GRE practice with fractions and exponents  TOPIC_SOLVED

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GRE practice with fractions and exponents

Postby wchriste on Wed Aug 05, 2009 6:06 am

I've recently begun studying for the GRE, and this was the problem:
(1/2)^a=(1/3)^b

These were the answer choices (I'm not sure if they are important for this, so I'm including them just in case):
Which is true?
a<b<0
b>a>0
b<a<0
b<0<a
a<0<b

The solution to this problem began with:
"From (1/2)^a=(1/3)^b, we know that 2^a=3^b"

However, I'm not sure how "we know" this. I tried setting a=2 and seeing if (1/2)^a and 2^a were the same, but I got 1/4 and 4. Any clarification would be greatly appreciated, as questions like these seem to come up a lot in practice and if there are assumptions I can make, I want to know them :) Thanks!
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Re: GRE practice with fractions and exponents

Postby QM deFuturo on Wed Aug 05, 2009 8:46 am

You can review the basic exponent laws here :

http://www.purplemath.com/modules/exponent.htm

But basically, when you have (x/y)^n, you can write this as (x)^n/(y)^n.

If you do that, and remember what 1^n equals, you may figure out how to rearrange the equation in a form that makes it easier for you to compare the two sides. :)

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  TOPIC_SOLVED

Postby stapel_eliz on Wed Aug 05, 2009 2:05 pm

To expand upon the (excellent) previous reply, you are given that:

. . . . .

. . . . .

. . . . .

The only way that these fractions can be equal is for their denominators to be equal, since we can see that their numerators are the same. In other words:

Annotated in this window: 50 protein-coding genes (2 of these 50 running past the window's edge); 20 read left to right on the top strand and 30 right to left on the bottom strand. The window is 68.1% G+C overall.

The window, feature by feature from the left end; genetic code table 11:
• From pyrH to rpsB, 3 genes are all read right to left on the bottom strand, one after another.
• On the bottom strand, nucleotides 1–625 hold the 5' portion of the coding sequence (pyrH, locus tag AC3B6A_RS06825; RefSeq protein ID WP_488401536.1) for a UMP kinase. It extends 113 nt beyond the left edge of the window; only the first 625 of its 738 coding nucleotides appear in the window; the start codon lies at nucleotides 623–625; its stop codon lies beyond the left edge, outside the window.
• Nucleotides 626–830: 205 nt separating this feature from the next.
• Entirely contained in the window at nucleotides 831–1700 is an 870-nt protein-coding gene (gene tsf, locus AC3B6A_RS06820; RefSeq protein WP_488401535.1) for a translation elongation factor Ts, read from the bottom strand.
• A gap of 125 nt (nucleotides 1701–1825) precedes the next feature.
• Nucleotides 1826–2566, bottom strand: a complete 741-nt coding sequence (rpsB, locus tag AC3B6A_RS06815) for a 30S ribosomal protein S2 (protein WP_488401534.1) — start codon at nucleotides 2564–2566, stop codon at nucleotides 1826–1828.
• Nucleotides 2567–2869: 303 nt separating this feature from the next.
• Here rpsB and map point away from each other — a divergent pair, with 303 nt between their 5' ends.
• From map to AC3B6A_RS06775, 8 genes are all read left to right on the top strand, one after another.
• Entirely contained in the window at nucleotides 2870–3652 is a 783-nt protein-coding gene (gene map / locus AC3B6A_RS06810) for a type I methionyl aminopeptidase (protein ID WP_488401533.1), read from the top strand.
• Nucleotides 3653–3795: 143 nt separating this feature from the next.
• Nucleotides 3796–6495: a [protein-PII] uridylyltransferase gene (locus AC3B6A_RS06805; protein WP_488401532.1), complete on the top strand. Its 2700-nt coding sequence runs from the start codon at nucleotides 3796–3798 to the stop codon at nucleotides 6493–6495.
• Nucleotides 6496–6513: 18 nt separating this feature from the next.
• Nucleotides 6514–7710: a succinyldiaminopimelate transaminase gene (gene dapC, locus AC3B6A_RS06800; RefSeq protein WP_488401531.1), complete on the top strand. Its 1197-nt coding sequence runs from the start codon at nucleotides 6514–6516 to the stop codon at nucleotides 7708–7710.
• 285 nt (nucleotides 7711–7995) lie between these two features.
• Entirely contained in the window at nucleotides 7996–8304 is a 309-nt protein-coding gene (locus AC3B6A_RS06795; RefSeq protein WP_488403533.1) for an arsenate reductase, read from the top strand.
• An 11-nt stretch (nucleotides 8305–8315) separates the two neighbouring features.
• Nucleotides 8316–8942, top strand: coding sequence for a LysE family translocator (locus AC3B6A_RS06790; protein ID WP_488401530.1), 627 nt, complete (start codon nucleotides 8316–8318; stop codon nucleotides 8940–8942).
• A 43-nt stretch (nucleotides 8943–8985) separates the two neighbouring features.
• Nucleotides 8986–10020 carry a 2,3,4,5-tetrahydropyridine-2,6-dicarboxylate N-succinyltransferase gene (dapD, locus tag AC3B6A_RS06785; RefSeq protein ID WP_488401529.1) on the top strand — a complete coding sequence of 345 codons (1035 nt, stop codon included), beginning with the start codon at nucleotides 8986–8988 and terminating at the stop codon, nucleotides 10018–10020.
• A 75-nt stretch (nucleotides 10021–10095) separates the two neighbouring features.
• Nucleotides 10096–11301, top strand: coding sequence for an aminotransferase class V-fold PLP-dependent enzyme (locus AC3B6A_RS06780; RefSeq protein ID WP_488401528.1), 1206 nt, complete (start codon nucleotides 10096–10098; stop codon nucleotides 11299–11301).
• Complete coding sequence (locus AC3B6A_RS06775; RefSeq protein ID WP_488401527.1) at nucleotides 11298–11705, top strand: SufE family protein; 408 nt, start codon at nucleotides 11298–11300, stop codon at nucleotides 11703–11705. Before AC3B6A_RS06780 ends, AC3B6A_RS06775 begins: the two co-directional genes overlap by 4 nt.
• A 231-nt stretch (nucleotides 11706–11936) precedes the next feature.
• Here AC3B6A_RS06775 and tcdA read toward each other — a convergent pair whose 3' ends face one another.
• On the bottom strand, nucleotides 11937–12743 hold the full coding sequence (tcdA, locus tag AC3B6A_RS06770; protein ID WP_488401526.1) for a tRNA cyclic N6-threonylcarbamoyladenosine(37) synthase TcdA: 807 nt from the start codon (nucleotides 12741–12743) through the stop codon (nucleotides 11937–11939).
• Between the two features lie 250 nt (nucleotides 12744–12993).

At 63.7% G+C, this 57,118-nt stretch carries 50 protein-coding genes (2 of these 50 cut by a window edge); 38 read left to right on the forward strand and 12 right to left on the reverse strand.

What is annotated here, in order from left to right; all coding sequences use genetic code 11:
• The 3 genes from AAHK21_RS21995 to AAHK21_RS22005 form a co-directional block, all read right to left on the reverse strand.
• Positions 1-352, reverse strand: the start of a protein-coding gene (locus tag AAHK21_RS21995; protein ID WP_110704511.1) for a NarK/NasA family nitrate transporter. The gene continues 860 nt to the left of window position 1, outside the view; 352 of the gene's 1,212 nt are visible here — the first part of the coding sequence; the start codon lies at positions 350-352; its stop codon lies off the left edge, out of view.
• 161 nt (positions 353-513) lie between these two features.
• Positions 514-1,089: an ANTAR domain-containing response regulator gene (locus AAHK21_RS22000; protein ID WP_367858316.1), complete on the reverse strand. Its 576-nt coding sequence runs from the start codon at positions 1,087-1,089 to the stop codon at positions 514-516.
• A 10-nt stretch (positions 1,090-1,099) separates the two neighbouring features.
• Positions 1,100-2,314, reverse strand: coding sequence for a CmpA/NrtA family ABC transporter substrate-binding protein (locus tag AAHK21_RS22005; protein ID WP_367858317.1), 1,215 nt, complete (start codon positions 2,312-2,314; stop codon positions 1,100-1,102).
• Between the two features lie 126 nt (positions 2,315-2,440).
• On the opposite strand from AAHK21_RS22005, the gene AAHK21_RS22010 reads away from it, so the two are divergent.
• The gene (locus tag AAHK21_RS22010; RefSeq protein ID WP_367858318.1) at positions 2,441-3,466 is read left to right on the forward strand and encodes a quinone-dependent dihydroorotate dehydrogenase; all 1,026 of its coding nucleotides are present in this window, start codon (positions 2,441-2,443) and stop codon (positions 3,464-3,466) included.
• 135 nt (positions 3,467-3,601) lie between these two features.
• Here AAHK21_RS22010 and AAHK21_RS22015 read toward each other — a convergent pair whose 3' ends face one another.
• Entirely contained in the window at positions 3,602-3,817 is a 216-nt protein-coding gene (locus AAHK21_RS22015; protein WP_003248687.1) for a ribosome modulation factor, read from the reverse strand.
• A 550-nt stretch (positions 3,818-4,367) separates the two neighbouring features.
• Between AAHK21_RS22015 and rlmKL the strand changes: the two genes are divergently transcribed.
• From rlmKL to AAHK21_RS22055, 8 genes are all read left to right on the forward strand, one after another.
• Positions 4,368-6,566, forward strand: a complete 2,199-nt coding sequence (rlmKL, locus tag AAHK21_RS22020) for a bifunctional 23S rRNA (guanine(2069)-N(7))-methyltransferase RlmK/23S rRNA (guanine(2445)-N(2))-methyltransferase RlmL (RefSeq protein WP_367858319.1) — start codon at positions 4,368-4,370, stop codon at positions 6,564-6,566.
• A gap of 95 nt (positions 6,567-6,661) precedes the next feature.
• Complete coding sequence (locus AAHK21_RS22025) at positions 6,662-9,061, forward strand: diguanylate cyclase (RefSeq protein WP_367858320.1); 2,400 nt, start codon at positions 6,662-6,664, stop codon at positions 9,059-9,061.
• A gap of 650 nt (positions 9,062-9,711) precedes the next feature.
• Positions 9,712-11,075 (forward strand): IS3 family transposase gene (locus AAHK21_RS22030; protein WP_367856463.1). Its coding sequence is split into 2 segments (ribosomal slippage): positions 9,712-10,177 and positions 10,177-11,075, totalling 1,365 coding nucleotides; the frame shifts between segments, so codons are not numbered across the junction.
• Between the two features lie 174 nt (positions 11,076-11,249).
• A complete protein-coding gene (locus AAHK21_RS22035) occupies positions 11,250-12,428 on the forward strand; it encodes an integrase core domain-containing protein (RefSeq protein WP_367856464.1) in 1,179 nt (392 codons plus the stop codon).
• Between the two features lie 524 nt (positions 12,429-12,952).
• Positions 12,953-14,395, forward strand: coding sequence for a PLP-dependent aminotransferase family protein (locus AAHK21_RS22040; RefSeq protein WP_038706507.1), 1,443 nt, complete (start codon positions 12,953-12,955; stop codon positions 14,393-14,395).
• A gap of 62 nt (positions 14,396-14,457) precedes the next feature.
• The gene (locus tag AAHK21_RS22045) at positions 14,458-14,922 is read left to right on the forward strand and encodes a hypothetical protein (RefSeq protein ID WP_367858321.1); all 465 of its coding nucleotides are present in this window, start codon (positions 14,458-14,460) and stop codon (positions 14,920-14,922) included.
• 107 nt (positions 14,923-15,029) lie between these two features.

. . . . .

Since 2 < 3 and since no answer-option allows for (so, in particular, we can not have a = b = 0), then the powers must be different. If the powers are positive, then what must be true of the relative sizes of and ? If the powers are negative, so we're looking at inverted fractions with the absolute values of the powers, what then must be true of their relative sizes? Is there any way in which oppositely signed powers could fulfill the given equality? :wink:
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Re: GRE practice with fractions and exponents

Postby michaelempeigne on Wed Aug 05, 2009 3:02 pm





so
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Postby stapel_eliz on Wed Aug 05, 2009 4:23 pm

michaelempeigne wrote:so

I'm sorry, but I don't understand what the above is meant to say...? :confused:
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Re: GRE practice with fractions and exponents

Postby wchriste on Thu Aug 06, 2009 4:58 am

All of these answers are very helpful, and I understand why the problem is solved that way. The GRE doesn't require using logarithms, but nothing stops me from doing so (and I seem to remember those better than exponents -_-) and it never hurts to know a little extra. :)

Thank you all so much! :D
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